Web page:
Challenges and Opportunities
With so many choices, and such a robust and blossoming ecosystem at present, where does that leave the community? While having choices is a good thing, it can be difficult for organizations to know where to start, what they need to be successful, and why they need it. As user expectations grow for how an application should perform and behave (load faster, run more smoothly, be responsive, feel native, and so on), it gets ever more challenging to find the right balance between the productivity needs of the development team and the project’s ability to launch and succeed in its intended market. There is even a term for this called analysis paralysis, which is a difficulty in arriving at a decision due to overthinking and needlessly complicating a problem.
Chasing the latest tools and technologies can inhibit velocity and the achievement of significant milestones in a project’s development cycle, risking time to market and customer retention. At a certain point an organization needs to define its problems and needs, and then make a decision from the available options, understanding the pros and cons so that it can better anticipate the long-term viability and maintainability of the product.
At Kenzan, our experience has led us to define and coalesce around some key concepts and philosophies that ensure our decisions will help solve the challenges we’ve come to expect from developing software for the front end:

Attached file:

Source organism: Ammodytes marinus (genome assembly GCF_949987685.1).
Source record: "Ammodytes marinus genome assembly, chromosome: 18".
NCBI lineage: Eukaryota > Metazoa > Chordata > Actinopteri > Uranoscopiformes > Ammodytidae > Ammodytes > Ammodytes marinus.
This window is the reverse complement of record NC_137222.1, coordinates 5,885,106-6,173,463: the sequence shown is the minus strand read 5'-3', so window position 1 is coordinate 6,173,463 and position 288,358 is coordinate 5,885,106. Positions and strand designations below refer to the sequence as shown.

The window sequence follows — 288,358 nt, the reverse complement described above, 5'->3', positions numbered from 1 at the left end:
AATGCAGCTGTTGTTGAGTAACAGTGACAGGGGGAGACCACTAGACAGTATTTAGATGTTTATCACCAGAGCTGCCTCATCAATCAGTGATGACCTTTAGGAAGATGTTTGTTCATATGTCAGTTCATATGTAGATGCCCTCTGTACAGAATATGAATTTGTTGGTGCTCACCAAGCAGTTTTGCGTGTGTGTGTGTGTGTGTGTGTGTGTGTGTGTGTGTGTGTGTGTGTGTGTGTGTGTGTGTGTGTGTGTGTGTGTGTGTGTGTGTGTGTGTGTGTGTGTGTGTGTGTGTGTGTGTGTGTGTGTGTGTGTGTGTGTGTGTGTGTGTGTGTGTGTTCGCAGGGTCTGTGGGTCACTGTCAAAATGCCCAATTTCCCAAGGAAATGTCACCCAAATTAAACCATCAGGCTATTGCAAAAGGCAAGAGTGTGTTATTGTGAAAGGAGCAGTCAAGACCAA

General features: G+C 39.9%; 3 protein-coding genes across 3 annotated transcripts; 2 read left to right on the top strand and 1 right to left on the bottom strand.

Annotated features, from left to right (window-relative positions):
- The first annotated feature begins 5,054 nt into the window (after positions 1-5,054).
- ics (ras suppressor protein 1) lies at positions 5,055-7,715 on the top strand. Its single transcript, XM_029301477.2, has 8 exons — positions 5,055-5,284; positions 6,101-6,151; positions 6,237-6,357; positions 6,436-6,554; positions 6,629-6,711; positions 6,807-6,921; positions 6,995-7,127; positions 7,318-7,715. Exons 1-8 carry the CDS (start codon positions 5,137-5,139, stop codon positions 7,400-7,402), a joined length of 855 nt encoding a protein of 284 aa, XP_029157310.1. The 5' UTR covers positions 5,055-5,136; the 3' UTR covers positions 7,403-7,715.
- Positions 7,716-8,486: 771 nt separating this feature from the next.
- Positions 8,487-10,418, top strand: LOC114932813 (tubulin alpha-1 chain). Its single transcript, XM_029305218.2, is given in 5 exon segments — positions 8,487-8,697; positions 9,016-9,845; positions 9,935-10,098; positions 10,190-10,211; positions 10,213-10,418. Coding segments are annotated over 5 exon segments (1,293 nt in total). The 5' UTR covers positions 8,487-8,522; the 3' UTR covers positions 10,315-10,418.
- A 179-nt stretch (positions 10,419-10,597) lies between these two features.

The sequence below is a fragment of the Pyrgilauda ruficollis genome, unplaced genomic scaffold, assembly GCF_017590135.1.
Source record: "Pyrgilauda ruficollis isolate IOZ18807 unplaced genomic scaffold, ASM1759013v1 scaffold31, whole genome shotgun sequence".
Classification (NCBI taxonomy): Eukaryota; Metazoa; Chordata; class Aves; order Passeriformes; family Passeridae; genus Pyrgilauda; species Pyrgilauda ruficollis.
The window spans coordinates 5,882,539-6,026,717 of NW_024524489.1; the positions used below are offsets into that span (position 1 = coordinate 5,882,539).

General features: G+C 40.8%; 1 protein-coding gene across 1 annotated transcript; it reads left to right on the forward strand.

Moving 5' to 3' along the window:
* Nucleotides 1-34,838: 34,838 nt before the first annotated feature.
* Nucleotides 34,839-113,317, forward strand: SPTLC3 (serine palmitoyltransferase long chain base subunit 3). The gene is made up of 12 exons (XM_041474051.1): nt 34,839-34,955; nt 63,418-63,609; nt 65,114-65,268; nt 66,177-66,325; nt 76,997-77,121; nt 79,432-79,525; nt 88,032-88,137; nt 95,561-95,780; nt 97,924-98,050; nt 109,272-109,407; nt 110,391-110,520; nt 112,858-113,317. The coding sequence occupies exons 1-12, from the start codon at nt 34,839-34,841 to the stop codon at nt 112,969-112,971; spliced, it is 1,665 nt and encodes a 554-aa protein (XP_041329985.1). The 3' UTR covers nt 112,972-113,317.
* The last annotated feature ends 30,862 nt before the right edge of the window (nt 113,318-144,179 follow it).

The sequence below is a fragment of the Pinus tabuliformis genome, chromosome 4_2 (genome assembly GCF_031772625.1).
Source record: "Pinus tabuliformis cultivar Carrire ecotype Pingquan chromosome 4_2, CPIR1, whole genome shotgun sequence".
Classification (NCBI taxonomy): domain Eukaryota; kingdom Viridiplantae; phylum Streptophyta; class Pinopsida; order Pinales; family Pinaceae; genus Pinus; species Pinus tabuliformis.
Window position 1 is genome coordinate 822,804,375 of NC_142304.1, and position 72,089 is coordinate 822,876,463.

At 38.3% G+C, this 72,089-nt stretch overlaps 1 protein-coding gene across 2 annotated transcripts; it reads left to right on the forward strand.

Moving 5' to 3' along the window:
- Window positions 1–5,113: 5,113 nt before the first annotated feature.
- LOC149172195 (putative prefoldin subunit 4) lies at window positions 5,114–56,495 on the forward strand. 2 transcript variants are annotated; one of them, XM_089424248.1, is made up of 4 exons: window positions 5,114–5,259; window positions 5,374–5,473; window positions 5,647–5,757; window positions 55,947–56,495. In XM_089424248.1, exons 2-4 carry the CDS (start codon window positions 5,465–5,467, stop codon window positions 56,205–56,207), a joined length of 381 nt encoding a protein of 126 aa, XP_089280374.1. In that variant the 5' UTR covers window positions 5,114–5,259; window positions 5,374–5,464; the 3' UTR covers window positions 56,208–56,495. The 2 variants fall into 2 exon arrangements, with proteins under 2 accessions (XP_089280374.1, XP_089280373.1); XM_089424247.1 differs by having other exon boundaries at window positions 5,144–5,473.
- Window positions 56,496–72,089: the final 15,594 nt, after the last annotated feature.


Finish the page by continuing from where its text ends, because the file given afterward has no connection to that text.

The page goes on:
- Provide a stable and mature local development environment with low-to-no maintenance (that is, no global development dependencies for developers to install or maintain, and intuitive workflows/tasks).
- Adopt a single package manager to manage front-end and build dependencies.
- Deploy optimized, feature-based bundles (packaged HTML, CSS, and JS) for smarter, faster distribution and downloads for users. Combined with HTTP/2, large gains can be made here for little investment to greatly improve user experience and performance.
A New Stack
Package Management: Yarn
The challenge of how to manage and install external vendor or internal packages in a dependable and consistently-reproducible way is critical to the workflow of a developer. It’s also critical for maintaining a CI/CD (continuous integration/continuous delivery) pipeline. But, which package manager do you choose given all the great options available to evaluate? npm? jspm? Bower? CDN? Or do you just copy and paste from the web and commit to version control?
Our first article will look at Yarn and how it focuses on being fast and providing stable builds. Yarn accomplishes this by ensuring the version of a vendor dependency installed today will be the exact same version installed by a developer next week. It is imperative that this process is frictionless and reliable, distributed and at scale, because any downtime prevents developers from being able to code or deploy their applications. Yarn aims to address these concerns by providing a fast, reliable alternative to the npm cli for managing dependencies, while continuing to leverage the npm registry as the host for public Node packages. Plus it’s backed by Facebook, an organization that has scale in mind when developing their tooling.